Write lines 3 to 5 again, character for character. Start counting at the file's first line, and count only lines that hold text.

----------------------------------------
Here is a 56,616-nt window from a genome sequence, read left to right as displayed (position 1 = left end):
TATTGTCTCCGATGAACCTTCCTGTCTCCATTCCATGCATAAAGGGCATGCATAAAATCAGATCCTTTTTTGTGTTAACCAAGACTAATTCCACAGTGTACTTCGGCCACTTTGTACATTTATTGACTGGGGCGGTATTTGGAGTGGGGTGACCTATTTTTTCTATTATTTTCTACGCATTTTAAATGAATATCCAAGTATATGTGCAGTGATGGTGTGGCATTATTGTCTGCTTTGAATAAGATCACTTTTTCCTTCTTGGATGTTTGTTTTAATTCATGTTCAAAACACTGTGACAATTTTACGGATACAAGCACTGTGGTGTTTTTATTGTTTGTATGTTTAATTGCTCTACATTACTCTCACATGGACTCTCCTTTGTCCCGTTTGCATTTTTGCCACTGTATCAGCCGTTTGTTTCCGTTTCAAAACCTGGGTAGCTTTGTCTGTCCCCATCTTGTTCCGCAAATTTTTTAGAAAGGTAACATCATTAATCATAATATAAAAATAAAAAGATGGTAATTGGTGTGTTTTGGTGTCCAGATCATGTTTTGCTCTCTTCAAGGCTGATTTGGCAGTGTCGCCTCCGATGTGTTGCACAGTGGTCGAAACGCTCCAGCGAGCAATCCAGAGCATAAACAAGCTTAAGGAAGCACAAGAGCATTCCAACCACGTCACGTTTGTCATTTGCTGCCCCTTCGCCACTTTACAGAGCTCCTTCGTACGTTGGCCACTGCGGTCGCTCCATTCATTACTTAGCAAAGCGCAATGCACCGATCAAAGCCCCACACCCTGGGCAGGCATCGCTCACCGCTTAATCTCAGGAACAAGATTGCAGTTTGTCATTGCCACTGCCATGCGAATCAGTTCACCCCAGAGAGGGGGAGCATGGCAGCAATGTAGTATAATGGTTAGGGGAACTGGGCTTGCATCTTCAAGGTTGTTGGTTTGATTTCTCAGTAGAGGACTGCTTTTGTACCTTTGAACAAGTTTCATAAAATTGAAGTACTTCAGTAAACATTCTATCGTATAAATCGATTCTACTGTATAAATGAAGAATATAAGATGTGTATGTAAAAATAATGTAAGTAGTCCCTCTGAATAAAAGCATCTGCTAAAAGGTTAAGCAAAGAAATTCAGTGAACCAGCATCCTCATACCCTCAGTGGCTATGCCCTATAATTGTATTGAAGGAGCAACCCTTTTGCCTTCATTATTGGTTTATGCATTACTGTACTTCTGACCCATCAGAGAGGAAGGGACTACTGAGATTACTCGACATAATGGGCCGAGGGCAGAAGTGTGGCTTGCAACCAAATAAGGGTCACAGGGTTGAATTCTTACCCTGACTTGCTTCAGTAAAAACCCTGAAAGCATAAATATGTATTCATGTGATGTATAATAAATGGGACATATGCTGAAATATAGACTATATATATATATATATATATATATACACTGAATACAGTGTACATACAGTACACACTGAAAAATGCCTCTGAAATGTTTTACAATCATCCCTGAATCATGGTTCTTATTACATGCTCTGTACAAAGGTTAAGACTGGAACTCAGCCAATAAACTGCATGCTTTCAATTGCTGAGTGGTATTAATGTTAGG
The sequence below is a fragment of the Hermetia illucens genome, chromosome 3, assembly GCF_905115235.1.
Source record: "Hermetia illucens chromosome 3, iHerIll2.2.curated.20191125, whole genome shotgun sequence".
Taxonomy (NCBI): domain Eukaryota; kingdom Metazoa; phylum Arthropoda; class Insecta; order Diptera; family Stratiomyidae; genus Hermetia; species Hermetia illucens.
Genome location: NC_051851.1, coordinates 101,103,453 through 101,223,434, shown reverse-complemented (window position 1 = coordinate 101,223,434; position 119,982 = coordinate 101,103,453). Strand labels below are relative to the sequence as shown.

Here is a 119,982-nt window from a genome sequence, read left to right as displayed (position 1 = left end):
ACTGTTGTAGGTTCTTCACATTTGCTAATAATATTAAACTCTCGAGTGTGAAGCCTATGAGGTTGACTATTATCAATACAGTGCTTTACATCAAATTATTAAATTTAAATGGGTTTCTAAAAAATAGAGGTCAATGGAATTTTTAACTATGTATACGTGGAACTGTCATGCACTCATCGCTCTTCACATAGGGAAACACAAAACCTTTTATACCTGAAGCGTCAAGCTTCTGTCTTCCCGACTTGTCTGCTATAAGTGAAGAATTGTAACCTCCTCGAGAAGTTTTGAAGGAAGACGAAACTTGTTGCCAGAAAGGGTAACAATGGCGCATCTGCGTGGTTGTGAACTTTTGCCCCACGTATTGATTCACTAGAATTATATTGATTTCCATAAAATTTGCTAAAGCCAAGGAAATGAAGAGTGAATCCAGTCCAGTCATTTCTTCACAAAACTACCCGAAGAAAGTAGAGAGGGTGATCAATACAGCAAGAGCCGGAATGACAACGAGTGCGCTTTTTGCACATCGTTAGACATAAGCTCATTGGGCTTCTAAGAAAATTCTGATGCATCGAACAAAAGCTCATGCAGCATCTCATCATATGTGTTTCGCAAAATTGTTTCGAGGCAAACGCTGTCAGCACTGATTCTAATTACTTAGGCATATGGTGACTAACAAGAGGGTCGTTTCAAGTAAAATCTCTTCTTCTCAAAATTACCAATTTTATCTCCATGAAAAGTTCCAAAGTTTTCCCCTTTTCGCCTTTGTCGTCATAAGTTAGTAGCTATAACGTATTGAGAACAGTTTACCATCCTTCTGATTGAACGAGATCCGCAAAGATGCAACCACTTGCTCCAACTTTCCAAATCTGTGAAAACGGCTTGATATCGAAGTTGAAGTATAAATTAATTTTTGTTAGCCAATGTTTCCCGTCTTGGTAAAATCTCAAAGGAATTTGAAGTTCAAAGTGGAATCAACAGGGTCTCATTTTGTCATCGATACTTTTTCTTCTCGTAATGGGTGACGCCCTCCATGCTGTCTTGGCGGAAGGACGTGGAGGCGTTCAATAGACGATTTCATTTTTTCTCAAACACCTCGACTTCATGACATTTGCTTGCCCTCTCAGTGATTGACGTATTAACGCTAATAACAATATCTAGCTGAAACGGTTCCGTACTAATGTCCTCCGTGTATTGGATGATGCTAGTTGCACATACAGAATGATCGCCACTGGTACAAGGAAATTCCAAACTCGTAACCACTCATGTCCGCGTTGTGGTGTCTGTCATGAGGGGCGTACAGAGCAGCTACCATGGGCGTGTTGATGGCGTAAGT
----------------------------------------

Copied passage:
The sequence below is a fragment of the Hermetia illucens genome, chromosome 3, assembly GCF_905115235.1.
Source record: "Hermetia illucens chromosome 3, iHerIll2.2.curated.20191125, whole genome shotgun sequence".
Taxonomy (NCBI): domain Eukaryota; kingdom Metazoa; phylum Arthropoda; class Insecta; order Diptera; family Stratiomyidae; genus Hermetia; species Hermetia illucens.